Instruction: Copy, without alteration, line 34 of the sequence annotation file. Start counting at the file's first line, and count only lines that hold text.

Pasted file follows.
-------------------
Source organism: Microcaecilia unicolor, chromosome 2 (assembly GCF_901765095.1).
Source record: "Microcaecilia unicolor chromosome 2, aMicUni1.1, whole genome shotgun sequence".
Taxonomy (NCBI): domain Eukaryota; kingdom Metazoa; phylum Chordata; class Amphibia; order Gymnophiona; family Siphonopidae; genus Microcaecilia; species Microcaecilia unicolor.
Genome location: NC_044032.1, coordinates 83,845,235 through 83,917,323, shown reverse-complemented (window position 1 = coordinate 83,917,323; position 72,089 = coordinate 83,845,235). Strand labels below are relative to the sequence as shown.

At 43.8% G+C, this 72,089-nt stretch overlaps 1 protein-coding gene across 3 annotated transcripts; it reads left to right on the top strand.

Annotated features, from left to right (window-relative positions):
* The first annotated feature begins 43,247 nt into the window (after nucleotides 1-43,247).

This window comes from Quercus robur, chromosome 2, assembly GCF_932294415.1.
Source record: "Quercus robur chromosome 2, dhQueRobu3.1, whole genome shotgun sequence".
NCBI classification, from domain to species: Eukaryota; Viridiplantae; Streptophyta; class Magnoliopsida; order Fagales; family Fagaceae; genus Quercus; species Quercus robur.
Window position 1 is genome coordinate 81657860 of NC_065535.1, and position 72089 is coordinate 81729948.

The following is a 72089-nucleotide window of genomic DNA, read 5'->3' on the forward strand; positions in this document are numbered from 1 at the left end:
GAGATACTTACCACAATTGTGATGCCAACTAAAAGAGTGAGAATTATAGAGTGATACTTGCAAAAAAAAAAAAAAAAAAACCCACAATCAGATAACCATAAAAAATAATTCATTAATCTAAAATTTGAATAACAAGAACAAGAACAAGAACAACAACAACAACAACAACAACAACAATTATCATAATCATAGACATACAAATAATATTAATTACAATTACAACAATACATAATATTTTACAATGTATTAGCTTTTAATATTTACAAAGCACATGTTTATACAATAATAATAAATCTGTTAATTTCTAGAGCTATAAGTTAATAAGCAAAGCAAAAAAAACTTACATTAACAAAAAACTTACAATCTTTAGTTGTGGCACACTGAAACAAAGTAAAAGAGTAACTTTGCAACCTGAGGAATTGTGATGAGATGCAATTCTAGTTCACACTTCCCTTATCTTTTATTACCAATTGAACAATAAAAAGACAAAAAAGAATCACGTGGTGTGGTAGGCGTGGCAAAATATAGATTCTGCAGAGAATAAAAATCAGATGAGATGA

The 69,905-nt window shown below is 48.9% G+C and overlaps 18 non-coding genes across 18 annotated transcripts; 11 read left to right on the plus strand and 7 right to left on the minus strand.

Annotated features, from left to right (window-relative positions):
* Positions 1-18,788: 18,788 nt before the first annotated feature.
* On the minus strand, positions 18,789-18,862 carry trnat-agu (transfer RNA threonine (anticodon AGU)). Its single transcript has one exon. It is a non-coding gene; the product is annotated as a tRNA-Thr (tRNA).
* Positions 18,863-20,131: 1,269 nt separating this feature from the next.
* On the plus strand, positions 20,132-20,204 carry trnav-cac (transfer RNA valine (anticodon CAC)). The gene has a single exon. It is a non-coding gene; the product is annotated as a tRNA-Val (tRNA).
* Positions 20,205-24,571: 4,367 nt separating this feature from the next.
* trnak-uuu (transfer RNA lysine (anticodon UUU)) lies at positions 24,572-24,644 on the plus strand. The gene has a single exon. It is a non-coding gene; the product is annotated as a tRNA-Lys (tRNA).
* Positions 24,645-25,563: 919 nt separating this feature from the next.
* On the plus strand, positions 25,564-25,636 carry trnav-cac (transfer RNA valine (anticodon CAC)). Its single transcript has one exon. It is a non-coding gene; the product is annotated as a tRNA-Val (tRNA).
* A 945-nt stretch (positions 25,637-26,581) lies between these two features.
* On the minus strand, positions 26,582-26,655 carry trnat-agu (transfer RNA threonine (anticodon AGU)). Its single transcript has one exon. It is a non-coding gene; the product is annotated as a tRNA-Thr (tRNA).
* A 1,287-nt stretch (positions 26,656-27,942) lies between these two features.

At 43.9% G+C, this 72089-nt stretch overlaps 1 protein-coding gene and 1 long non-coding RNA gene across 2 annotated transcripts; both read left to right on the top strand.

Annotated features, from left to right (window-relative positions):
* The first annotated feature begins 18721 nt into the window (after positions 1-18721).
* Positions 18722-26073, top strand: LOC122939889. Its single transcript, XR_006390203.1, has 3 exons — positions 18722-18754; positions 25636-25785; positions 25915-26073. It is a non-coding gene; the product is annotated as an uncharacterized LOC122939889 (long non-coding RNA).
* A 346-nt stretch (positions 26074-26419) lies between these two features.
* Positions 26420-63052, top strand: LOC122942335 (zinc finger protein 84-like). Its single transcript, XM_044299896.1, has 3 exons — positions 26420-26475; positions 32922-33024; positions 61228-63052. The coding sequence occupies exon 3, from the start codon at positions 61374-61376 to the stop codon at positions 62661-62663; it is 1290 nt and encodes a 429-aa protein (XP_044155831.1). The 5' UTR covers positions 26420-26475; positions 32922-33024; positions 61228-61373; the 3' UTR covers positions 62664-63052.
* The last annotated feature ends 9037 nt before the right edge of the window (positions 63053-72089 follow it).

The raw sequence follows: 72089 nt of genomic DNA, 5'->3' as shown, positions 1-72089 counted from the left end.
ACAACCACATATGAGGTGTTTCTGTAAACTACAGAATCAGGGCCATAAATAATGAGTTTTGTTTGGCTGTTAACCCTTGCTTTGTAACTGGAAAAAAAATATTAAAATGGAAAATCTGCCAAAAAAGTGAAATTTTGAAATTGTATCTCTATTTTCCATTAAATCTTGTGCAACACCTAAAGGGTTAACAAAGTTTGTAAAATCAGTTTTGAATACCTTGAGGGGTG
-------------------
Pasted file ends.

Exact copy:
The raw sequence follows: 72089 nt of genomic DNA, 5'->3' as shown, positions 1-72089 counted from the left end.